• Most spring flowers will have come and gone, leaving gaps in your garden borders. Fill gaps in herbaceous borders will annual bedding in June; sow flowers like dahlias and sunflowers direct in the soil where they will quickly germinate and grow. Use Field No.23 Professional Potting Blend compost to create a planting pocket in the ground for direct sowings.
    • If you want to grow spring bedding for next year, many (e.g., pansies, wallflowers, and daisies) need to be sown between May and July to flower next spring. Use Field No.23 Professional Potting Blend compost to do this.
    • Also use No.23 to plant up a new tropical display with tender exotics, like bananas, Ricinus, coleus, cannas and Amaranthus.
    • Start sowing autumn plants, e.g., pansies and polyanthus in trays of fine compost, like our No.7 Seed Compost (not available online yet). Water and cover lightly, then place in the greenhouse. Check trays regularly to ensure germination has occurred and don’t let seedlings dry out.


Fruit & Veg:


  • Pinch out side-shoots of tomatoes. Do this every time you water them, so you don’t forget; check plants for any shoots sprouting in the joint between the leaf and stem.
  • Apply a weekly potash tomato feed to encourage the production of more flowers and thus more fruits. This also applies to other fruiting veg crops, including courgettes, pumpkins, chillies, and peppers.
  • Harvest your crops. Harvest lettuce, radish and other salads, early potatoes, peas, strawberries, and beetroot. Enjoy the last harvests of asparagus this month, then leave the ferny top growth to grow over the summer.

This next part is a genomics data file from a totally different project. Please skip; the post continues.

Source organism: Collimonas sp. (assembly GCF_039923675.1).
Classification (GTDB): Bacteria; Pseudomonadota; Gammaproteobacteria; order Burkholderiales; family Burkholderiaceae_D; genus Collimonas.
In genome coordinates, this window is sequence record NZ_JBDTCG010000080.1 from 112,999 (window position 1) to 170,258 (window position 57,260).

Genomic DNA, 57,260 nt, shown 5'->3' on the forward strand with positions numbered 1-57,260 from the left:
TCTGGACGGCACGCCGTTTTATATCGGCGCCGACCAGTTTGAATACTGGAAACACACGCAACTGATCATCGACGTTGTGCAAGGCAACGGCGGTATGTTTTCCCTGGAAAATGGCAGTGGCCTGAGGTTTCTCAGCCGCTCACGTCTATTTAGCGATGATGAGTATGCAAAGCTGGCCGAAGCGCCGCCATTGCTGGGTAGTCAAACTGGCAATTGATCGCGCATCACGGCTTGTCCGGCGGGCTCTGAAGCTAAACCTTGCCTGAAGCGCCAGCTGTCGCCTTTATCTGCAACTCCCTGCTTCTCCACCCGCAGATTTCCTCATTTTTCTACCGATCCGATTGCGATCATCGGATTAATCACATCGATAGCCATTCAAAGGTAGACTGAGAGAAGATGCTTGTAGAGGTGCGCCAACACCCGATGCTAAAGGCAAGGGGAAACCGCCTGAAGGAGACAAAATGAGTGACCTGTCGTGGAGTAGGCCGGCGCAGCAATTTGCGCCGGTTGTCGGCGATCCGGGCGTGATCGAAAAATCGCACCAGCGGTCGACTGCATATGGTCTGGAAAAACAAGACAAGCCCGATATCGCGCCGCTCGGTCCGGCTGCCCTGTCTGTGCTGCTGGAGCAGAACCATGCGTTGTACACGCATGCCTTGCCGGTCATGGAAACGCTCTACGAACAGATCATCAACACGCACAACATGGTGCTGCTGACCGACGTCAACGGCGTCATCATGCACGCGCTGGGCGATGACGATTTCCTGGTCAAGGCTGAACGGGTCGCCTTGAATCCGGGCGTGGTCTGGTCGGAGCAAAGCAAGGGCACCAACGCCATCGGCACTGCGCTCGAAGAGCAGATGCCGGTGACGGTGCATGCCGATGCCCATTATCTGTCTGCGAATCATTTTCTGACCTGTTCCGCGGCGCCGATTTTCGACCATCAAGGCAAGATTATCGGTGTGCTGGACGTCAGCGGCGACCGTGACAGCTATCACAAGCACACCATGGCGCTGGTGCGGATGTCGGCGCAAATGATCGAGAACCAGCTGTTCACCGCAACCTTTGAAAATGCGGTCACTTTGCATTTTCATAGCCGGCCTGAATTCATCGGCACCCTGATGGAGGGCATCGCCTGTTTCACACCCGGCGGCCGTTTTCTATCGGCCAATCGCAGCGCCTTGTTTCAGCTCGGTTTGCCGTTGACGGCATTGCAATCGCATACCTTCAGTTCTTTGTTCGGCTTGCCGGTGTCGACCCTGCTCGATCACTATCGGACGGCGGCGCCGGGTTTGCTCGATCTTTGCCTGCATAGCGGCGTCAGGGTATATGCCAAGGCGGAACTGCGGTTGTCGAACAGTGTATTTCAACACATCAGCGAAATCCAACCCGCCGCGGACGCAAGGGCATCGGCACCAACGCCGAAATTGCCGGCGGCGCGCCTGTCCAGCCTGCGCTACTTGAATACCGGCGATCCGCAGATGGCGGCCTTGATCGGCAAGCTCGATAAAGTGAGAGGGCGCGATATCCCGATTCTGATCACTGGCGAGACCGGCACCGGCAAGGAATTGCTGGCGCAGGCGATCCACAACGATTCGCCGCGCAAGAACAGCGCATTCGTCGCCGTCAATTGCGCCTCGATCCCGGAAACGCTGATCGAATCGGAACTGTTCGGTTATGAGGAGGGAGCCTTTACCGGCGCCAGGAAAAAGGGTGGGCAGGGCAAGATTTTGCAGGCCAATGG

• Spread mulch around thirsty crops, e.g., beans and courgettes to hold in moisture around their roots. Use our No.25 Maximulch to also feed hungry plants.

To plant:

  • Plant out tender veg and young plants raised indoors, e.g., beans, tomatoes, courgettes, pumpkins, sweetcorn and cabbages. Mix some Field No.23 Potting Blend compost in with the soil when planting, and mulch with our Field No.25 Maximulch once the plants are in the beds and borders.
  • Herbs: sow in pots and allow them to grow on the kitchen windowsill or in the greenhouse. Sow coriander, parsley and basil in No.23 Potting compost.
  • Spring onions. These can be sown from March to august, and sowing every few weeks ensures a continuous crop. Sow direct in shallow drills or in pots, but they will need lots of moisture. Use Field No.23 Professional Potting Blend compost.
  • Late sprouting broccoli cultivars and calabrese can both be sown in June; sow them direct in well-prepared soil or into multi-celled trays to plant out later. Also plant out broccoli and calabrese plants sown in May; use Field No.23 in drills or mix with the soil when planting out.
  • Early June will be the last month to sow pumpkins, to provide the plants with plenty of warm days to develop size and good flavour. Sow direct into fertile soil using Field No.23 in a planting pocket, or use No.23 when planting into individual pots to plant out later.

Trees & shrubs:


  • Cut back tender shrubs, e.g., Penstemon, Caryopteris and hardy fuchsias.
  • Clip fast-growing and evergreen hedges, e.g., privet, box and Lonicera nitida if needed.
  • Thin out new shoots on trees and shrubs that were pruned in winter to stimulate growth; remove crossing stems to prevent overcrowding of new growth.
  • Ensure newly planted trees and shrubs do not dry out by keeping them well-watered.
June is the last month to sow pumpkins!